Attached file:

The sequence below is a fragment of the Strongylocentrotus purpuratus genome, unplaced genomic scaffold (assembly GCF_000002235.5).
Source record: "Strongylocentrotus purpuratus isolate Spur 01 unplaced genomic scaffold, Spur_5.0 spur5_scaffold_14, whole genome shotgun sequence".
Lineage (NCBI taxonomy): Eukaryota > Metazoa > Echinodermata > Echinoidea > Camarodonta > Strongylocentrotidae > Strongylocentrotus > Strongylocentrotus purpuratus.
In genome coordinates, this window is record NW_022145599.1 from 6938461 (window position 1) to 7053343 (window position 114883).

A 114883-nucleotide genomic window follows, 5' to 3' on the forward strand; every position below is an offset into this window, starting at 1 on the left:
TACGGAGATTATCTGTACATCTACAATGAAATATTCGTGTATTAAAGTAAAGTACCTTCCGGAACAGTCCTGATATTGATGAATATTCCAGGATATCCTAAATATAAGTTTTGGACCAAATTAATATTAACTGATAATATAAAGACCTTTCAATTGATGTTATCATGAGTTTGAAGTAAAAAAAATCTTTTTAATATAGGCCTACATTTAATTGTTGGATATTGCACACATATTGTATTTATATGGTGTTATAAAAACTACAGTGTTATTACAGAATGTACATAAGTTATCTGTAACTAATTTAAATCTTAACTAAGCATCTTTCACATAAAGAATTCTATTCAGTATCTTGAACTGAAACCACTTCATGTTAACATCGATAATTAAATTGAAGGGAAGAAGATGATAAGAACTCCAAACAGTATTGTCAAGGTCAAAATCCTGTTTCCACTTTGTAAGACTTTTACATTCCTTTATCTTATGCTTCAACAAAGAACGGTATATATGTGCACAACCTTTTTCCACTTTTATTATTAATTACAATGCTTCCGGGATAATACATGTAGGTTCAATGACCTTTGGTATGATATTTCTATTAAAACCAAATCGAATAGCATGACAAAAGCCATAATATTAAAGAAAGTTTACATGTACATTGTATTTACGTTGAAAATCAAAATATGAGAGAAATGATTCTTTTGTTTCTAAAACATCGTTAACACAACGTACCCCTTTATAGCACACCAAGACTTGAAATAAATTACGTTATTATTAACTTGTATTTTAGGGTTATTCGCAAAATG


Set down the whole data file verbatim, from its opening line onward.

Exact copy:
The sequence below is a fragment of the Strongylocentrotus purpuratus genome, unplaced genomic scaffold (assembly GCF_000002235.5).
Source record: "Strongylocentrotus purpuratus isolate Spur 01 unplaced genomic scaffold, Spur_5.0 spur5_scaffold_14, whole genome shotgun sequence".
Lineage (NCBI taxonomy): Eukaryota > Metazoa > Echinodermata > Echinoidea > Camarodonta > Strongylocentrotidae > Strongylocentrotus > Strongylocentrotus purpuratus.
In genome coordinates, this window is record NW_022145599.1 from 6938461 (window position 1) to 7053343 (window position 114883).

A 114883-nucleotide genomic window follows, 5' to 3' on the forward strand; every position below is an offset into this window, starting at 1 on the left:
TACGGAGATTATCTGTACATCTACAATGAAATATTCGTGTATTAAAGTAAAGTACCTTCCGGAACAGTCCTGATATTGATGAATATTCCAGGATATCCTAAATATAAGTTTTGGACCAAATTAATATTAACTGATAATATAAAGACCTTTCAATTGATGTTATCATGAGTTTGAAGTAAAAAAAATCTTTTTAATATAGGCCTACATTTAATTGTTGGATATTGCACACATATTGTATTTATATGGTGTTATAAAAACTACAGTGTTATTACAGAATGTACATAAGTTATCTGTAACTAATTTAAATCTTAACTAAGCATCTTTCACATAAAGAATTCTATTCAGTATCTTGAACTGAAACCACTTCATGTTAACATCGATAATTAAATTGAAGGGAAGAAGATGATAAGAACTCCAAACAGTATTGTCAAGGTCAAAATCCTGTTTCCACTTTGTAAGACTTTTACATTCCTTTATCTTATGCTTCAACAAAGAACGGTATATATGTGCACAACCTTTTTCCACTTTTATTATTAATTACAATGCTTCCGGGATAATACATGTAGGTTCAATGACCTTTGGTATGATATTTCTATTAAAACCAAATCGAATAGCATGACAAAAGCCATAATATTAAAGAAAGTTTACATGTACATTGTATTTACGTTGAAAATCAAAATATGAGAGAAATGATTCTTTTGTTTCTAAAACATCGTTAACACAACGTACCCCTTTATAGCACACCAAGACTTGAAATAAATTACGTTATTATTAACTTGTATTTTAGGGTTATTCGCAAAATG